BizAppFusion Mobile Marketing Solutions launched a new mobile marketing
    product – Loyalty Central. Loyalty Central
    harnesses the power of the mobile phone to replace the traditional methods that
    retailers typically use to promote customer loyalty, such as paper punch card
    methods. What is unique about
    Loyalty Central is what it doesn’t have – there is no need for the shop owner to invest in additional NFC or POS system connection. It can be seen at http://www.LoyaltyCentral.NET

  • http://www.facebook.com/shephyken Shep Hyken

    Mobile technology works if the customer uses it. All businesses should be looking at the technology available to them in the world of customer service and loyalty. If they are not, they will be left behind.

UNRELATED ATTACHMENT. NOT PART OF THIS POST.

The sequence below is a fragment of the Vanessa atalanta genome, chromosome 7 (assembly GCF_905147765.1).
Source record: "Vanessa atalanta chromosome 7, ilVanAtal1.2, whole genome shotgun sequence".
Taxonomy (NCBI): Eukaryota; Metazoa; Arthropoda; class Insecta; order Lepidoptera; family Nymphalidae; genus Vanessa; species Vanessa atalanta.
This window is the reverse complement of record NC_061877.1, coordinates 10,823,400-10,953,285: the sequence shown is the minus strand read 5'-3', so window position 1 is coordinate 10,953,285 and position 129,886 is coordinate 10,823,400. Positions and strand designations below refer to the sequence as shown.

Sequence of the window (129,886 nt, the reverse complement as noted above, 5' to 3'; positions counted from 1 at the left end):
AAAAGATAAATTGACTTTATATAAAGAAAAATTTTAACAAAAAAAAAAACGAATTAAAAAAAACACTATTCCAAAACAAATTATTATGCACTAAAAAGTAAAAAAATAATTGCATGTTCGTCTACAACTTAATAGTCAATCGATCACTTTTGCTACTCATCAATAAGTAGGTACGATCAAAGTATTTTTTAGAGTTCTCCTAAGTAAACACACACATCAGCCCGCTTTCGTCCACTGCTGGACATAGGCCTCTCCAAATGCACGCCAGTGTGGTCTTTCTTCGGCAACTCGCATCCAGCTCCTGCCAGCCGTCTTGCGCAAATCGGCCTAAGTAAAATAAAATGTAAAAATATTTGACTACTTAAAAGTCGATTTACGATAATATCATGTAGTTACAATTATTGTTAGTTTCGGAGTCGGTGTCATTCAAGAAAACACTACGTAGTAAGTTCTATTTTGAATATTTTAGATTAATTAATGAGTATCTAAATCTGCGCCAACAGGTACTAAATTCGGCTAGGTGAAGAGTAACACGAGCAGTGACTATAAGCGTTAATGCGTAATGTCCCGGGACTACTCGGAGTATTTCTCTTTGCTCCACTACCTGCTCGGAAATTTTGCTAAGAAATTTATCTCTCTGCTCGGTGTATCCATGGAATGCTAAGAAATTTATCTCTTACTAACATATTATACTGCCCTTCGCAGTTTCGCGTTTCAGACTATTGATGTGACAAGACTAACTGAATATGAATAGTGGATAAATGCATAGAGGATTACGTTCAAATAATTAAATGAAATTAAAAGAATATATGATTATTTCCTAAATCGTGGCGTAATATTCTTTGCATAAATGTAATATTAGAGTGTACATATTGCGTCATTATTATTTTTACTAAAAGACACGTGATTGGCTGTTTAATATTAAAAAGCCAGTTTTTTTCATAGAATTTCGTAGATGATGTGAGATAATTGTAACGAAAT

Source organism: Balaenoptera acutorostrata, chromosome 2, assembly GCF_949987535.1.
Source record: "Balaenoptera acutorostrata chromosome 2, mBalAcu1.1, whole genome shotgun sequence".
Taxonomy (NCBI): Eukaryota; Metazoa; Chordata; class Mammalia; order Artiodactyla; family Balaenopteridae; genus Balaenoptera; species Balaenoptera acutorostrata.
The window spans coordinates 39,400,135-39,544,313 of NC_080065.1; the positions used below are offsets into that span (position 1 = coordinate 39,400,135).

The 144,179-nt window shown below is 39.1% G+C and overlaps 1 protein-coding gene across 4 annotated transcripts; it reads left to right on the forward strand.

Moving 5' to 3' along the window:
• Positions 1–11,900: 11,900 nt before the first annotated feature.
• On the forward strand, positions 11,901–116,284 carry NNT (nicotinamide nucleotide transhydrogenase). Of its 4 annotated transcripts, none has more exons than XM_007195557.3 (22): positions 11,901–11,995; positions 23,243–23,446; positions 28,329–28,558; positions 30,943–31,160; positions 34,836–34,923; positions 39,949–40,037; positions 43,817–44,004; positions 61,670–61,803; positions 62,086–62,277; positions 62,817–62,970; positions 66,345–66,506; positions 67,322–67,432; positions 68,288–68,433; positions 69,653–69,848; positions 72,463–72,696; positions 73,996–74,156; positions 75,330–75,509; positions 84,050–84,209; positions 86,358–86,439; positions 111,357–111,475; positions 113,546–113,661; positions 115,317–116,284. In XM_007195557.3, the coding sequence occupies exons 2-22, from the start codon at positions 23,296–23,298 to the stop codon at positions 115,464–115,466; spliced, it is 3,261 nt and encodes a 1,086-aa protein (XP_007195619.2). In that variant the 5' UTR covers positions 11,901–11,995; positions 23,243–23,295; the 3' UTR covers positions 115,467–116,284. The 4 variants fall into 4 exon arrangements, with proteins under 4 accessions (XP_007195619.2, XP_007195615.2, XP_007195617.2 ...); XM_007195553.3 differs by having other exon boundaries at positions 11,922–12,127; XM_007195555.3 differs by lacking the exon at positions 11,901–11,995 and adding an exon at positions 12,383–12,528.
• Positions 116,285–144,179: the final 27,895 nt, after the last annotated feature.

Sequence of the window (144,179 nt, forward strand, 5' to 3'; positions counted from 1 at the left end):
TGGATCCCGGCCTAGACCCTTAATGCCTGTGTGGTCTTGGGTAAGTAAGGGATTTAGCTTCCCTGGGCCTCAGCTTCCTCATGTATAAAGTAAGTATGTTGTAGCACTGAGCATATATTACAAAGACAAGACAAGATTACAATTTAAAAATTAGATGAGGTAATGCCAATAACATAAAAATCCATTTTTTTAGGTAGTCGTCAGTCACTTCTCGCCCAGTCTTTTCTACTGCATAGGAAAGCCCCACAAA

• http://www.facebook.com/deewaker72 Diwaker Srivastava

    Great article by Alan Chung. Yes i am also agree that mobile vital role in cultivating relationship between retailer and customer but retailer or business owner should avoid practicing of spam mail or spam sms sending because this will destroy your whole relationship.

  • http://www.facebook.com/allanbennetto Allan Bennetto

    Good article Alan… as you rightly pointed out, the loyalty component extends well beyond just out of store redemption. The in store experience highlighted is an innovative way for retail to enhance the customer experience and provide deeper engagement. Will be interested to see how far this segment can go… Minority Report might not be that far away!